Without a doubt, Saturn is one of the most amazing planets from our Solar System. It has its iconic rings, the most moons (82), and it’s an object made almost entirely of gases. Saturn is also the second biggest planet after Jupiter, and it features a 95 times bigger mass than the one Earth has.
NASA’s Hubble Space Telescope just took a new snapshot at Saturn on the Independence Day (July 4), and it captured the planet’s summertime in the northern hemisphere. What the telescope found are actually small atmospheric storms.
Reddish haze above the northern hemisphere triggers curiosity
The reddish haze identified over the northern hemisphere sparks some mystery among astronomers. Some of them believe that the phenomenon happened due to heating from increased sunlight. That could either change the atmospheric circulation or remove ices from aerosols present in the atmosphere. Another possibility is that the increased sunlight in the summer months could be changing the amounts of haze produced.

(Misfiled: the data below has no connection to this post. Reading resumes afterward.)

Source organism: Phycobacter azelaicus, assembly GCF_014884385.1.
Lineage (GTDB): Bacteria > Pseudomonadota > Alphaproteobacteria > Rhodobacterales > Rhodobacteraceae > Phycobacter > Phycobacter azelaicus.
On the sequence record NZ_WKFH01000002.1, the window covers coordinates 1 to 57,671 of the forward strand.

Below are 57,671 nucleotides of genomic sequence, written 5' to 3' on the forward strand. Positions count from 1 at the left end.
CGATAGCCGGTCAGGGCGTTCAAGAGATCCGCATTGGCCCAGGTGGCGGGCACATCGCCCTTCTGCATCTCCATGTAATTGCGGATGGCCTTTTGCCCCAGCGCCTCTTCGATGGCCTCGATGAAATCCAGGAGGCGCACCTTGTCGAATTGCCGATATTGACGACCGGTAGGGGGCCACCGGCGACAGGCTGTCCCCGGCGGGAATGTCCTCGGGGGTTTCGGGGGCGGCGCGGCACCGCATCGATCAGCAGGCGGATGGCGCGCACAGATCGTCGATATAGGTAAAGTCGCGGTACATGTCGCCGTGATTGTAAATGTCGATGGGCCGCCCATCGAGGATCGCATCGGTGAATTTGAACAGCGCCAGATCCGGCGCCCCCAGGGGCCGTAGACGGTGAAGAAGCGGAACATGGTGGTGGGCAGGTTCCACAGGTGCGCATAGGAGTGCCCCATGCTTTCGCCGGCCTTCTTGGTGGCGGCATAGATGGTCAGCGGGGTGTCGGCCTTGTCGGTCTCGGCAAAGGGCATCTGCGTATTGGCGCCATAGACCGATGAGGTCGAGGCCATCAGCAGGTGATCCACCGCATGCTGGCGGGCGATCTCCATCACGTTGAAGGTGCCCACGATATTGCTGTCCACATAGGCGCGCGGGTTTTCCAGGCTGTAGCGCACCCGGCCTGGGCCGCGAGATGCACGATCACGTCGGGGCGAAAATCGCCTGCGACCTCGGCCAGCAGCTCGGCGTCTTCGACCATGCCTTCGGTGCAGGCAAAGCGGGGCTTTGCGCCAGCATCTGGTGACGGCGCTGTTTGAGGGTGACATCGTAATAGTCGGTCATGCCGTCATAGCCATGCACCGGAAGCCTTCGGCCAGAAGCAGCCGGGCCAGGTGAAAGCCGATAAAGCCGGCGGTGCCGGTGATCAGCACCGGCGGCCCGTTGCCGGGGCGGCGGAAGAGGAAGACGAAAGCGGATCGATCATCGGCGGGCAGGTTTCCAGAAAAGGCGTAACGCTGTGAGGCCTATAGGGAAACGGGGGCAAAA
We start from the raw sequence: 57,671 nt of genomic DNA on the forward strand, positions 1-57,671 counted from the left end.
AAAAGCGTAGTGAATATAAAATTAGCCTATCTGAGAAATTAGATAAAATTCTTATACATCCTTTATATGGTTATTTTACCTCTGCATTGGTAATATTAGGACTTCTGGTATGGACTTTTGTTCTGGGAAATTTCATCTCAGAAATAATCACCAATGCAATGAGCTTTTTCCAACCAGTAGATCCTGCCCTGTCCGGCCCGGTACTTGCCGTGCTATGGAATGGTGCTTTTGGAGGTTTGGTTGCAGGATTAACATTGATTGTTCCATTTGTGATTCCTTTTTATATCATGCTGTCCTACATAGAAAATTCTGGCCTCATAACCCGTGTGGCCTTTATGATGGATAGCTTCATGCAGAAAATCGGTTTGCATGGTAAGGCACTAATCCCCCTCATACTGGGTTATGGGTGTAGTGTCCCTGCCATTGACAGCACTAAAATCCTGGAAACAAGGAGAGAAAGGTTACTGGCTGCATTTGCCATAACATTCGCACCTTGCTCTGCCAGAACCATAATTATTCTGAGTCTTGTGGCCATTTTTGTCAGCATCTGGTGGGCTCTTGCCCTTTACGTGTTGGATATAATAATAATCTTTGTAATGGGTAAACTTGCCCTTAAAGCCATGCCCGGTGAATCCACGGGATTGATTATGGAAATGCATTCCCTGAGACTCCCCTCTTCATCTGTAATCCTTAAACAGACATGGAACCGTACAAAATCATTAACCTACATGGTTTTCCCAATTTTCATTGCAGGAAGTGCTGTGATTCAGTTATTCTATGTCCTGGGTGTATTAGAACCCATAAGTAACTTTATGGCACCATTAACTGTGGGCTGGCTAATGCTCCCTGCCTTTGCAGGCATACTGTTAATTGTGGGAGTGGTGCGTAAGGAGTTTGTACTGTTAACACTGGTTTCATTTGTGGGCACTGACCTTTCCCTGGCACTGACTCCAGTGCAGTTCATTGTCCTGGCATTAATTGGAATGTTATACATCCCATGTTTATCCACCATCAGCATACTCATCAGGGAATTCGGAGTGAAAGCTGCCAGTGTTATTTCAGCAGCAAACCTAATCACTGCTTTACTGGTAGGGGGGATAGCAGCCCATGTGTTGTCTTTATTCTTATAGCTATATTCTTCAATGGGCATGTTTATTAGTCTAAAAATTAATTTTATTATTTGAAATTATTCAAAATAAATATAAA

As for the unmistakable rings of Saturn, Michael Wong, who is team member of the University of California, Berkeley, has something to say:
However, NASA’s Cassini spacecraft measurements of tiny grains raining into Saturn’s atmosphere suggest the rings can only last for 300 million more years, which is one of the arguments for a young age of the ring system,
Two of the numerous moons of Saturn are clearly visible in the new image: Mimas and Enceladus.
The Hubble Space Telescope has been the culprit for many amazing cosmic insights gathered, and they include black holes, galaxies, stars, and so on. The telescope was named after the great American astronomer Edwin Hubble, who way back in the ’20’s had discovered that the Universe is expanding and that they’re many other galaxies besides our own.
However, Hubble will be replaced in 2021 with the James Webb Telescope, an even more advanced cosmic hunter.